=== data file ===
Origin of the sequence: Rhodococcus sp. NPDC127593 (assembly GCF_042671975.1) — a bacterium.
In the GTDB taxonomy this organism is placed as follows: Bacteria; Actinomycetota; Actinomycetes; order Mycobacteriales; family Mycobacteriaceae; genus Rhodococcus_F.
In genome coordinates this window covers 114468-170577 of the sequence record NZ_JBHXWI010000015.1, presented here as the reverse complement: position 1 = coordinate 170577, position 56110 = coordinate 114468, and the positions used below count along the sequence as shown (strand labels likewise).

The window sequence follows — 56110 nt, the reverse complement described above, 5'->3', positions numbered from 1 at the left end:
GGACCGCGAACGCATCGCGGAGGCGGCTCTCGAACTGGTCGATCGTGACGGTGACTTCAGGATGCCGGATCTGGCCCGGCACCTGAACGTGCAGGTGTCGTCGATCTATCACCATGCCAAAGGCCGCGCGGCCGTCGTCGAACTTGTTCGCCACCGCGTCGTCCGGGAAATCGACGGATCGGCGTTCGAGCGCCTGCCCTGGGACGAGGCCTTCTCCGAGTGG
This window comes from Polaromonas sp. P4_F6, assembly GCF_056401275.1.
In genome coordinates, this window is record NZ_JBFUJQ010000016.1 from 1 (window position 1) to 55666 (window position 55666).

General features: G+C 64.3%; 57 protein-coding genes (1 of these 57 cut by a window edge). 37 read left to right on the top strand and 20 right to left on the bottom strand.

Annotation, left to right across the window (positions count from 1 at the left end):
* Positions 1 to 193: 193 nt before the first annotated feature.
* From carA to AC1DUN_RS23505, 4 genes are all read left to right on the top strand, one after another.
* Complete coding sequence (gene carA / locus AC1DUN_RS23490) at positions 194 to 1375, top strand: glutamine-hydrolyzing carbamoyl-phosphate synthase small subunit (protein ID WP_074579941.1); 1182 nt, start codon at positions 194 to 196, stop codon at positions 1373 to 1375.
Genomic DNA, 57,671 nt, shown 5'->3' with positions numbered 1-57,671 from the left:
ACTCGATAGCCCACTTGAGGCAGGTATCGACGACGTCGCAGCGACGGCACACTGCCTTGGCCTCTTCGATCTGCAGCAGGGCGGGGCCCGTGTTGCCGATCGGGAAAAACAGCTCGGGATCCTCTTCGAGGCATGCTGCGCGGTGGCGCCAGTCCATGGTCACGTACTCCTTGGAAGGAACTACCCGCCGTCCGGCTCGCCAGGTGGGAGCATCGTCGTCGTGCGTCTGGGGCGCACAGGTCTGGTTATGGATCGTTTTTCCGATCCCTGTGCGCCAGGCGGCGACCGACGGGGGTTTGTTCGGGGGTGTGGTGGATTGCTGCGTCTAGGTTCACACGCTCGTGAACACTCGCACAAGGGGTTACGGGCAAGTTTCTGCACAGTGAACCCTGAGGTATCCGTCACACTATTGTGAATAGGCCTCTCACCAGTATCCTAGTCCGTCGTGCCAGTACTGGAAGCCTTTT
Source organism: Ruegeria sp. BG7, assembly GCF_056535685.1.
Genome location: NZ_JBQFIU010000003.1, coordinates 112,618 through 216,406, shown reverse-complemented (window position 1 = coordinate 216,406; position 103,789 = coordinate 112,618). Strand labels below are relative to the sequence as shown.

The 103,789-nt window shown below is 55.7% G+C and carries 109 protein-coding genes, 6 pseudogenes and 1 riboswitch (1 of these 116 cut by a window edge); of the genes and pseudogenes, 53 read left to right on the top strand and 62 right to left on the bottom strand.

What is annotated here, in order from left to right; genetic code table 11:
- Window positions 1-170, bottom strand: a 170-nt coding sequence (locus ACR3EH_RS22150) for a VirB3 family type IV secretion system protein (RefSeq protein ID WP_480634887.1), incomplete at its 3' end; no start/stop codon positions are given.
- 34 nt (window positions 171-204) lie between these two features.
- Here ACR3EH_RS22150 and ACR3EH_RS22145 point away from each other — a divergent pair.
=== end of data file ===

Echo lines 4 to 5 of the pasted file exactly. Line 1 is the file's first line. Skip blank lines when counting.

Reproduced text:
The window sequence follows — 56110 nt, the reverse complement described above, 5'->3', positions numbered from 1 at the left end:
GGACCGCGAACGCATCGCGGAGGCGGCTCTCGAACTGGTCGATCGTGACGGTGACTTCAGGATGCCGGATCTGGCCCGGCACCTGAACGTGCAGGTGTCGTCGATCTATCACCATGCCAAAGGCCGCGCGGCCGTCGTCGAACTTGTTCGCCACCGCGTCGTCCGGGAAATCGACGGATCGGCGTTCGAGCGCCTGCCCTGGGACGAGGCCTTCTCCGAGTGG